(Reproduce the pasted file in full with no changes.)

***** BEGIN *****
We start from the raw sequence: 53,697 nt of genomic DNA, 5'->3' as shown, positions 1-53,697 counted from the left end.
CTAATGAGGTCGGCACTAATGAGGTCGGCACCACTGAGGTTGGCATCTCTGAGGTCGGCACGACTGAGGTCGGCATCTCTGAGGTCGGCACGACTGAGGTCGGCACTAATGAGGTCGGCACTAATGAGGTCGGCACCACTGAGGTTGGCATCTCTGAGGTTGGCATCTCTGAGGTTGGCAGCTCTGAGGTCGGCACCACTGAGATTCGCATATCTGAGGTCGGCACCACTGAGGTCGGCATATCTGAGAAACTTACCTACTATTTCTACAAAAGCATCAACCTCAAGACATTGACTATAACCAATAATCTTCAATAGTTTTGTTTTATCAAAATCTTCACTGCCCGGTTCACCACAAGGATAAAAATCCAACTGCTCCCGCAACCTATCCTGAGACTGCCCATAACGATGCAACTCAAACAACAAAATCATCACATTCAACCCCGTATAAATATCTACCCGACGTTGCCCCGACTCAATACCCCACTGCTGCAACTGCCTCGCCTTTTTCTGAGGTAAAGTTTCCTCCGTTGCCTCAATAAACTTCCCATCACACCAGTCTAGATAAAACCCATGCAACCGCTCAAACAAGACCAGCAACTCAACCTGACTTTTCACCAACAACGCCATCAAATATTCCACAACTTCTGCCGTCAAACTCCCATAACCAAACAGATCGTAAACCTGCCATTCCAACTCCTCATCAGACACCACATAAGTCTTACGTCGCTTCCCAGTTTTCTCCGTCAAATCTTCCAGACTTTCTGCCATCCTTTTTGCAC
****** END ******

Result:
We start from the raw sequence: 53,697 nt of genomic DNA, 5'->3' as shown, positions 1-53,697 counted from the left end.
CTAATGAGGTCGGCACTAATGAGGTCGGCACCACTGAGGTTGGCATCTCTGAGGTCGGCACGACTGAGGTCGGCATCTCTGAGGTCGGCACGACTGAGGTCGGCACTAATGAGGTCGGCACTAATGAGGTCGGCACCACTGAGGTTGGCATCTCTGAGGTTGGCATCTCTGAGGTTGGCAGCTCTGAGGTCGGCACCACTGAGATTCGCATATCTGAGGTCGGCACCACTGAGGTCGGCATATCTGAGAAACTTACCTACTATTTCTACAAAAGCATCAACCTCAAGACATTGACTATAACCAATAATCTTCAATAGTTTTGTTTTATCAAAATCTTCACTGCCCGGTTCACCACAAGGATAAAAATCCAACTGCTCCCGCAACCTATCCTGAGACTGCCCATAACGATGCAACTCAAACAACAAAATCATCACATTCAACCCCGTATAAATATCTACCCGACGTTGCCCCGACTCAATACCCCACTGCTGCAACTGCCTCGCCTTTTTCTGAGGTAAAGTTTCCTCCGTTGCCTCAATAAACTTCCCATCACACCAGTCTAGATAAAACCCATGCAACCGCTCAAACAAGACCAGCAACTCAACCTGACTTTTCACCAACAACGCCATCAAATATTCCACAACTTCTGCCGTCAAACTCCCATAACCAAACAGATCGTAAACCTGCCATTCCAACTCCTCATCAGACACCACATAAGTCTTACGTCGCTTCCCAGTTTTCTCCGTCAAATCTTCCAGACTTTCTGCCATCCTTTTTGCAC